An ancient Latin proverb says: "–°or patet quia patients," which means: "The heart is open for the one, who suffers." The heart of Jesus is open for all of us, because it feels pain and suffers. Only the one who is able to love is the one, who can be hurt. The Greeks said that only a wounded doctor can heal. In other words, it is only through Jesus, His open heart, His sufferings that we can be saved. Graham Greene in his romance, named "The End of the Affair," described the life story of Sarah. She is the main character in that book and is struggling with a dilemma. She has a husband and lover at the same time. She does not want to lose either of them. At the end, she gets sick, the illness progresses and on her death bed she realizes that everything she has done was wrong. Then, she discovers the possibility of another love that exists in the wounded heart of Christ. As soon as she realizes that, Sarah says: "O Lord, I was trying to love but I have totally ruined everything. I wish I knew how to love You, because then I would know how to love others". "I do believe that You died for us" - she continues - "I do believe that You Are God. So, teach me how to love. My pain does not bother me anymore but I can not bear the pain of others. Therefore, let my pain continue but please heal, others from their pain. God, if You would come down from the cross for a moment, let me take Your place, so that I could suffer as You did and then I could, like You, heal others."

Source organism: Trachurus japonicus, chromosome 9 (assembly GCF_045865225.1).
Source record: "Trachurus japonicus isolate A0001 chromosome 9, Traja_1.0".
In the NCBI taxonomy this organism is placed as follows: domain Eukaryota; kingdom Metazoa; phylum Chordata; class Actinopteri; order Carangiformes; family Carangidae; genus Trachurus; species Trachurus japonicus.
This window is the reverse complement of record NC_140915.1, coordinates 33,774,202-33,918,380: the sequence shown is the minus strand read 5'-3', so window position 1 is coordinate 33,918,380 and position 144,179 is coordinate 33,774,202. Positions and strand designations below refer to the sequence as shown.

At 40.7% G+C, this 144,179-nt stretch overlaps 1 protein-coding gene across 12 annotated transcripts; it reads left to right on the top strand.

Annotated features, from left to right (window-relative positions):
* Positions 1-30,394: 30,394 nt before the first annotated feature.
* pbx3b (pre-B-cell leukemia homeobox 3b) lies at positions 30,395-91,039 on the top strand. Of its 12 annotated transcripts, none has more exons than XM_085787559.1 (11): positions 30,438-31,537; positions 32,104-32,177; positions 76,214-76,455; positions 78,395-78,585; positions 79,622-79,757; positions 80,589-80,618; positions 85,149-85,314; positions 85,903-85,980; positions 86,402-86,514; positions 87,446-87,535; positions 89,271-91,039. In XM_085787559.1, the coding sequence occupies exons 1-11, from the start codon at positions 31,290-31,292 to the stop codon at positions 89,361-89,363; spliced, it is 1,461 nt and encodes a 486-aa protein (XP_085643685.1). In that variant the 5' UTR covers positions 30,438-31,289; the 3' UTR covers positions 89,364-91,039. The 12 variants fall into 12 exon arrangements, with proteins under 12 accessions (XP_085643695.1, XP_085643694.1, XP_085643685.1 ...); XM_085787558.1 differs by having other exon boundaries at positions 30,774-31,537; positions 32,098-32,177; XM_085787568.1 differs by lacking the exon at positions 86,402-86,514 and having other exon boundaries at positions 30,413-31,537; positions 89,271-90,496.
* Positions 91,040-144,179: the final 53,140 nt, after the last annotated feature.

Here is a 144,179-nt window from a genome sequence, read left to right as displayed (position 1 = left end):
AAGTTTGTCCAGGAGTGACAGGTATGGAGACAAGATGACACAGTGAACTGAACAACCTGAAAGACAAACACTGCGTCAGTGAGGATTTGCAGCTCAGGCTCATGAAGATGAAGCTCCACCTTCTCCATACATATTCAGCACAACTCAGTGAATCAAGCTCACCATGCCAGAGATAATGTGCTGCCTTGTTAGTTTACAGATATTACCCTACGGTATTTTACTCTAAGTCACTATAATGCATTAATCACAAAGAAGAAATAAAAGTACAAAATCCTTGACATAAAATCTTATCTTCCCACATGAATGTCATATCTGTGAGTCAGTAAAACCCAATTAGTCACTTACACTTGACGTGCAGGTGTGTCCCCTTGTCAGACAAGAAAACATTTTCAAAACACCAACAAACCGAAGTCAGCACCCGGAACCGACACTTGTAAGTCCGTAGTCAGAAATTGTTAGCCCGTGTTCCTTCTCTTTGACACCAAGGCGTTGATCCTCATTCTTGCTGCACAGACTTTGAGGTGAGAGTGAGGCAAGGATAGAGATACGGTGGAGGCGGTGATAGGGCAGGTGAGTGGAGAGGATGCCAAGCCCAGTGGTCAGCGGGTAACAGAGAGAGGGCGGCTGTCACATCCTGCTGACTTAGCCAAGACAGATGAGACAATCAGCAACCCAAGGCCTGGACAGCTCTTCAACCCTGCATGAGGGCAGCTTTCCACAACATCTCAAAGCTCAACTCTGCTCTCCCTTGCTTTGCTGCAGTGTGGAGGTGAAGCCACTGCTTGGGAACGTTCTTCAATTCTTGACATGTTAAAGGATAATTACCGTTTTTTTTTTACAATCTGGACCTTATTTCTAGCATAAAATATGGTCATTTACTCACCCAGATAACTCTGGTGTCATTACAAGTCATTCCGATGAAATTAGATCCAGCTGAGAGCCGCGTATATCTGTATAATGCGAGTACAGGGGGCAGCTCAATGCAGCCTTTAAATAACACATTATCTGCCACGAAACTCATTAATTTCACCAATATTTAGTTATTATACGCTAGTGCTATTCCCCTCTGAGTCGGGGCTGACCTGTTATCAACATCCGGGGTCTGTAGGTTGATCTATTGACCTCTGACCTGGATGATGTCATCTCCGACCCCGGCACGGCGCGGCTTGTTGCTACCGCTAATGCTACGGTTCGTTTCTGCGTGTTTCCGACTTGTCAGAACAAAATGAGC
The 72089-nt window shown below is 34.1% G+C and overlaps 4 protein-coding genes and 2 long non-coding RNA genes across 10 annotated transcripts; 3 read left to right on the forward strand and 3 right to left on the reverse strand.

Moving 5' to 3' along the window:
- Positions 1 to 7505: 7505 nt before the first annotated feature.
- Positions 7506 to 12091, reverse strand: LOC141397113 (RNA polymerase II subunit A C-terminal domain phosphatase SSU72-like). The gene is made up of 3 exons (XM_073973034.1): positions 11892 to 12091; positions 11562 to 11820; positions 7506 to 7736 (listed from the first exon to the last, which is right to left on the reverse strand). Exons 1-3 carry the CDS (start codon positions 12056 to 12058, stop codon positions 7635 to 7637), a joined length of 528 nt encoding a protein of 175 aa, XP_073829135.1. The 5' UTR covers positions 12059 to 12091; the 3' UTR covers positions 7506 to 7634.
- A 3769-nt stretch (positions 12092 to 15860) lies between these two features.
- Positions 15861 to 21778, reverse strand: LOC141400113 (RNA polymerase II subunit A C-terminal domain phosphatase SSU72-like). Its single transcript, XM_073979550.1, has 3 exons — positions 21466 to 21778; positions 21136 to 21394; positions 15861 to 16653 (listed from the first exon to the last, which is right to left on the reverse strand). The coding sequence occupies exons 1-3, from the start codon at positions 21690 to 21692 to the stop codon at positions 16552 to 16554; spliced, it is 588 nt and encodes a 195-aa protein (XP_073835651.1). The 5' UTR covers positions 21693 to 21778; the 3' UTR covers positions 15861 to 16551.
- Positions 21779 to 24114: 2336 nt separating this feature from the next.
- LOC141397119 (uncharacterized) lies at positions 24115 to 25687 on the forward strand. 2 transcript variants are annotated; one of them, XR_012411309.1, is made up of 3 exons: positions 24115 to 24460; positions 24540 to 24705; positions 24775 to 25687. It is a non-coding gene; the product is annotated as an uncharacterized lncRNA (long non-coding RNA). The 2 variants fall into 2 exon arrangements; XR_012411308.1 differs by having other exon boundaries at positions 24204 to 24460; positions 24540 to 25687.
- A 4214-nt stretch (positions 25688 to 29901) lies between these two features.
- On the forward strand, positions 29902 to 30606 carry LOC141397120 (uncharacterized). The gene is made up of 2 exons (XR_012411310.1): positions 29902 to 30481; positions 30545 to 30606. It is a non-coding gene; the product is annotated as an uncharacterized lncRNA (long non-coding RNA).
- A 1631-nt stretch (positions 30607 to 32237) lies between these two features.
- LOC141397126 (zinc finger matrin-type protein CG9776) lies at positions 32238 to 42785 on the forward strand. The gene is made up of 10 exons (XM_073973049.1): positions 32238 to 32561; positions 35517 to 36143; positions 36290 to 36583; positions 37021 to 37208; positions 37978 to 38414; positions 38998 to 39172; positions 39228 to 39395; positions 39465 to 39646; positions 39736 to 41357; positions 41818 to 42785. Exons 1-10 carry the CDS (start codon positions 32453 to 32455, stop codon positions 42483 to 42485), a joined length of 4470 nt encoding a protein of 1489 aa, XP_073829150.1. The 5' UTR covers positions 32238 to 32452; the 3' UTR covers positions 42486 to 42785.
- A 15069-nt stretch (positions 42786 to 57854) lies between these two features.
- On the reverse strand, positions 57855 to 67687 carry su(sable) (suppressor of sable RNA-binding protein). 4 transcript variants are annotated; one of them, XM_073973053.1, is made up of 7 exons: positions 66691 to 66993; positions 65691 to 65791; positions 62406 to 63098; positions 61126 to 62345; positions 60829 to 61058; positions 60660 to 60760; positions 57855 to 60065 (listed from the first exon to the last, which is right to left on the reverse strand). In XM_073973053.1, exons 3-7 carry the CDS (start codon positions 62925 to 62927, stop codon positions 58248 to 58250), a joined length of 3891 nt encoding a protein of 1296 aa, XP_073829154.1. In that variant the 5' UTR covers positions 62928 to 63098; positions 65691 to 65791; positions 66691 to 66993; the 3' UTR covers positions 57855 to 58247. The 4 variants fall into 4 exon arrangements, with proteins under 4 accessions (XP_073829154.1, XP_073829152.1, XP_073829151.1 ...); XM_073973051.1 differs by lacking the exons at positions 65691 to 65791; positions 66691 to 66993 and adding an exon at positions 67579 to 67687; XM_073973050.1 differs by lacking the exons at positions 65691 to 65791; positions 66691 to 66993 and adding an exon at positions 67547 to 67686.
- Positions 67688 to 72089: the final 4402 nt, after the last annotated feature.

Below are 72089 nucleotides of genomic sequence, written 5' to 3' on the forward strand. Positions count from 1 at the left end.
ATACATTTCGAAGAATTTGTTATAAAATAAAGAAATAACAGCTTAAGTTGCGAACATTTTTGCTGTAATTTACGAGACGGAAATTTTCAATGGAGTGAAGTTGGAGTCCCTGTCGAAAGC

Yes, indeed, adoration of the Sacred Heart of Jesus in the Blessed Sacraments is the place, where we are able to learn from Christ that true love, that is capable to suffer and to heal at the same time. We may entrust to the wounded heart all the people, our soul worries about. While contemplating upon the pierced Divine Heart, we discover our heart as well in the order that it becomes capable to love and to heal the people that we meet every day. We are not talking about atonement for some transgressions of others. Rather, we are entrusting these people to the Divine love of the open Heart of Christ Jesus because His love is greater and stronger than any kind of human sin, only His Heart can heal them.